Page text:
The Strategist

Low Oil Prices Made Saudi Arabia Look for Loans

03/10/2016 - 15:23

The Saudi government is forced to seek help from foreign lenders to replenish the state’s budget. According to unofficial information, the country’s leaders are negotiating a loan for $ 6-$ 8 billion.
According to Reuters and The Wall Street Journal, referring to unnamed sources, the Saudi authorities are considering a bank loan of $ 6-8 billion. It is reported that the Ministry of Finance has invited major foreign banks to submit their terms on the loan. The Ministry is expected to determine the creditor bank within the next two weeks. If confirmed, this will be the first in the last decade a large loan from a foreign creditor to the Saudi. According to Reuters, negotiations are underway for a five-year loan in dollars with the possibility to increase the credit line. The authorities are not officially commenting on reports of a possible loan.

Against the backdrop of falling oil prices and high public expenditure, budget deficit in Saudi Arabia amounted to $ 98 billion last year. Now the representatives of the oil monarchy are looking for ways to raise funds to replenish the state budget. According to unofficial information, the Saudi government entrusted search for potential lenders to a private consulting firm Verus Partners. The company was founded by several former employees of the US financial corporation Citigroup.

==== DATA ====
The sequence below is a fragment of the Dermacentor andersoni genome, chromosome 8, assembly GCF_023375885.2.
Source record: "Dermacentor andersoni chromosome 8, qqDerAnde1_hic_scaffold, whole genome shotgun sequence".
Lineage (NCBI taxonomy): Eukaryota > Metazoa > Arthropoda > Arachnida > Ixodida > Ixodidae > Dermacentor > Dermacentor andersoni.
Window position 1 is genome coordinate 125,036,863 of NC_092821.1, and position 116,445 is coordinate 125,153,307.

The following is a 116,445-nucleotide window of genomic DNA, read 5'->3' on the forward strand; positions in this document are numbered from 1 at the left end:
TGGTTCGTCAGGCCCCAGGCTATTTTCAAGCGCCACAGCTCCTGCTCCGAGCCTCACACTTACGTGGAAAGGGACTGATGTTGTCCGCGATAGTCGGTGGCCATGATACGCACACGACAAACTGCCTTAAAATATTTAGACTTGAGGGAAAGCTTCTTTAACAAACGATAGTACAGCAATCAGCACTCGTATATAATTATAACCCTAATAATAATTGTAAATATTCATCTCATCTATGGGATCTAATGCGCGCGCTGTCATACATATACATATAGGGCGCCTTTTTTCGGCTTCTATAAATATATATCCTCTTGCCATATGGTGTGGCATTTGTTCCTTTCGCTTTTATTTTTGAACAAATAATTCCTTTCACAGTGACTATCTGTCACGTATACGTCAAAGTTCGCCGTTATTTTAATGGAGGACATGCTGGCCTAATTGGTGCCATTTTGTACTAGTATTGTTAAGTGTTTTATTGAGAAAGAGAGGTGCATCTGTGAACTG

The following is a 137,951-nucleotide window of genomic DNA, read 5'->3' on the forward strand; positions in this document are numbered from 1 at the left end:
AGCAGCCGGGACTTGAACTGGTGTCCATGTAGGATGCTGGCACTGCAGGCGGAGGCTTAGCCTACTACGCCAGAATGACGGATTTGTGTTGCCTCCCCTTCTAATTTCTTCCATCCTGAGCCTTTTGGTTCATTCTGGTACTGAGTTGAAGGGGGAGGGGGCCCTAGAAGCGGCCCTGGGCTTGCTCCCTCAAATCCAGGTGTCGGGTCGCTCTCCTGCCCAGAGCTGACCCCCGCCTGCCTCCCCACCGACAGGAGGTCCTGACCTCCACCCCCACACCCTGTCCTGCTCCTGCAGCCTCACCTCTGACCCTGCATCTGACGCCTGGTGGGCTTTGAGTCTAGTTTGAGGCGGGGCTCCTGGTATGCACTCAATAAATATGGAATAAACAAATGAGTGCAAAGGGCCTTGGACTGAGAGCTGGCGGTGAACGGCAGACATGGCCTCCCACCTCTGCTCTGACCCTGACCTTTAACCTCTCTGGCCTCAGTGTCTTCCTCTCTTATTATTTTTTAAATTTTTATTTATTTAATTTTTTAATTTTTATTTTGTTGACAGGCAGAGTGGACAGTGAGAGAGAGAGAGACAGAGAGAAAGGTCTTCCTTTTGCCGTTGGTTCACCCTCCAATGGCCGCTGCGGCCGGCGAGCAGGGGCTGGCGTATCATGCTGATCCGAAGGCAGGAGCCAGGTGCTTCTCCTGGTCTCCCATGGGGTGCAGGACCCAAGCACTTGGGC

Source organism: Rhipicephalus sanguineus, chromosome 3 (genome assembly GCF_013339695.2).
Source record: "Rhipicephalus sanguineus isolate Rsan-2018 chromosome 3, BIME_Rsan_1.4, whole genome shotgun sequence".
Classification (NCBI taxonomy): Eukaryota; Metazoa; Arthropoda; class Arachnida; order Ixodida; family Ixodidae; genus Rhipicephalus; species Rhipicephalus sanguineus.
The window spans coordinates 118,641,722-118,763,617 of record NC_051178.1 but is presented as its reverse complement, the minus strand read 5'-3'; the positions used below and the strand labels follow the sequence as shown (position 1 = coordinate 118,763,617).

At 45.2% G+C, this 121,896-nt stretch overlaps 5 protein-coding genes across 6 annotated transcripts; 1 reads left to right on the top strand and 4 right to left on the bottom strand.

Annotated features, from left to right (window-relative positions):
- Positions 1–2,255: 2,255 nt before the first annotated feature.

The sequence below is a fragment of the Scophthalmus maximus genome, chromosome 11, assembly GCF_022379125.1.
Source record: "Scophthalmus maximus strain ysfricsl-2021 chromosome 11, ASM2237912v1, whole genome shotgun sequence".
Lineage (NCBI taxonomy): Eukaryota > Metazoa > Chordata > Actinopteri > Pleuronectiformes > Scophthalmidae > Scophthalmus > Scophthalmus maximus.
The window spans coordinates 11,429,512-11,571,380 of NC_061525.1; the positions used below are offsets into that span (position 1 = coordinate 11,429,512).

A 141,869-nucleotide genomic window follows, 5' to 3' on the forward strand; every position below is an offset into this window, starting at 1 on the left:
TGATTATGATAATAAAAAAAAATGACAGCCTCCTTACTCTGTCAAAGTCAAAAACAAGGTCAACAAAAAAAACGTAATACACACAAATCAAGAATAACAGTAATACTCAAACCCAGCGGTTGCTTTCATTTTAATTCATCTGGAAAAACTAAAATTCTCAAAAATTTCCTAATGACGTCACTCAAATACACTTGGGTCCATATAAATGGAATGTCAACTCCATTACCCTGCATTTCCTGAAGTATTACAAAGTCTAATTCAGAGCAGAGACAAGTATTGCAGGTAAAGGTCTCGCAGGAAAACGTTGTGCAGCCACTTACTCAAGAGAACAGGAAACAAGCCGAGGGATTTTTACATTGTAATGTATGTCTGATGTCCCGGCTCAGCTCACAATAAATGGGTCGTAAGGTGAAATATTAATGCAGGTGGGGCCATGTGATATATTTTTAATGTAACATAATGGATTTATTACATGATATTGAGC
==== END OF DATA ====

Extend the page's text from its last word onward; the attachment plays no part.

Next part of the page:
In mid-February, the rating agency S&P lowered the sovereign rating of Saudi Arabia by two notches, explaining it by a noticeable deterioration of the situation with the country's budget and the possible consequences for the economy due to the fall in oil prices. On March 4, Moody`s agency cut the outlook on the oil monarchy’s sovereign rating as well. "They are used to maintain the well-being only with help of oil revenues, - commented Robert Manning, a partner of Atlantic Council analyst firm, in an interview with Marketplace. - They do not want to cut government spending much because they are afraid that this will jeopardize the political stability in the kingdom" .

Fall in oil prices, continuing since the November 2015, has intensified in December 2015. The slip made governments of the oil-exporting countries to revise budgets calculated for the year 2016. Saudi Arabia distinguished itself by the most dramatic change in fiscal policy: December 28, the country’s Ministry of Finance said that they were expecting reduction in income by 15% in 2016. Saudi budget for 2015 was calculated from the price of oil at $ 100 a barrel. The budget for 2016 assumes an average annual oil price of $ 29 per barrel - at least 15% of the costs will be reduced; the budget deficit, previously exceeded GDP by 13%, should be reduced to 2.2% of GDP.

So far, among the oil-exporting countries, Saudi Arabia is planning the toughest cuts just to keep taxes unchanged. Kuwait, a major rival of the Saudis, in December announced reduction of budget deficit by only one-third. The country also declared adjustment of the tax on income for legal entities-residents and non-residents, which will give additional income by nearly the same amount abbreviated (about $ 5.5 billion).

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